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Psychosocial outcomes at 18 months after good neurological recovery from aneurysmal subarachnoid haemorrhage
  1. J Powell1,
  2. N Kitchen2,
  3. J Heslin1,
  4. R Greenwood2
  1. 1Department of Psychology, Goldsmiths College, Lewisham Way, New Cross, London, SE14 6NW, UK
  2. 2National Hospital for Neurology and Neurosurgery, Queen Square, London, WC1N, UK
  1. Correspondence to:
 Dr J Powell
 Goldsmiths College, Lewisham Way, New Cross, London, SE14 6NW, UK;


Objectives: To evaluate functioning, 18 months after surgery, of 49 patients with good neurological recovery following aneurysmal subarachnoid haemorrhage (SAH), and to determine the extent of any improvements in disturbances of mood, cognitive functioning, and levels of activity and participation previously observed at 9 month follow up.

Methods: SAH patients, matched for age, gender, and occupation with healthy control participants, completely quantitative measures of mood (HADS, FIES, BDI) and activity/participation (BICRO-39 scales), and a brief cognitive assessment battery (verbal fluency, digit span, prose recall). Controls completed the HADS and the BICRO-39.

Results: Patients showed some recovery of cognitive functioning, though impairments of prose recall persisted. Anxiety and depression symptoms were higher in patients than in controls, but fewer than 20% scored in the clinical range on any questionnaires except for RIES-Intrusive thoughts (22%); only three showed signs of full blown post-traumatic stress disorder. Almost half showed elevated dependence on others for domestic activities and organisation and abnormally low levels of employment. Very little variance in outcome was predicted by demographic variables, neurological or cognitive impairment, prior life stress, or mood. However, levels of social activity and self-organisation were related to persisting fatigue.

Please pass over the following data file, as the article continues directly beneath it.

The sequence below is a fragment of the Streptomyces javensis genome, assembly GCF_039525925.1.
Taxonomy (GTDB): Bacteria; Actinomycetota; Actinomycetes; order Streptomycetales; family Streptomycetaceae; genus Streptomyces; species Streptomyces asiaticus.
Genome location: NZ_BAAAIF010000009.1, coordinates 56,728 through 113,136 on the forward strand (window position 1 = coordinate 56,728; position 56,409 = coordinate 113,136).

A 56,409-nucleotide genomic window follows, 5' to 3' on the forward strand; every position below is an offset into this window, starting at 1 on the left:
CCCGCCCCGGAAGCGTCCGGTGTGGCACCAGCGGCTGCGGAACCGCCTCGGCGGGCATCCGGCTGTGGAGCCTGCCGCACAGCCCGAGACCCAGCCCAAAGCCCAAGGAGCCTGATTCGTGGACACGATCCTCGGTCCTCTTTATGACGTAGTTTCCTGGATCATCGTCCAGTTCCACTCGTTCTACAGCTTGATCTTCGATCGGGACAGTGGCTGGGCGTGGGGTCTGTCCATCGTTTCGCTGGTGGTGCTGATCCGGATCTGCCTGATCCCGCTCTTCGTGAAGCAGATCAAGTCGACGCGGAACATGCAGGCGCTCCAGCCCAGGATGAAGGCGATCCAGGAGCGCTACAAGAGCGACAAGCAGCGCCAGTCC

Conclusions: The observed decline in intrusive thoughts and avoidance over time is consistent with that seen after life threatening illness or trauma. The persistent reductions in independence and levels of employment may in some cases reflect considered lifestyle adjustments rather than adverse and unwanted changes but in others indicate a need for focused rehabilitation.

  • BDI, Beck Depression Inventory
  • BICRO-39, Brain Injury Community Rehabilitation Outcome, 39
  • COWAT, Controlled Oral Word Association Test
  • HADS, Hospital Anxiety and Depression Scale
  • LCS, Life Change Scale
  • MANOVA, multivariate analyses of variance
  • PTSD, post-traumatic stress disorder
  • RIES, Revised Impact of Events Scale
  • RLCQ, Revised Life Changes Questionnaire
  • SAH, subarachnoid haemorrhage
  • functional outcomes
  • memory
  • posttraumatic stress
  • psychosocial
  • subarachnoid haemorrhage

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  • Competing interests: none declared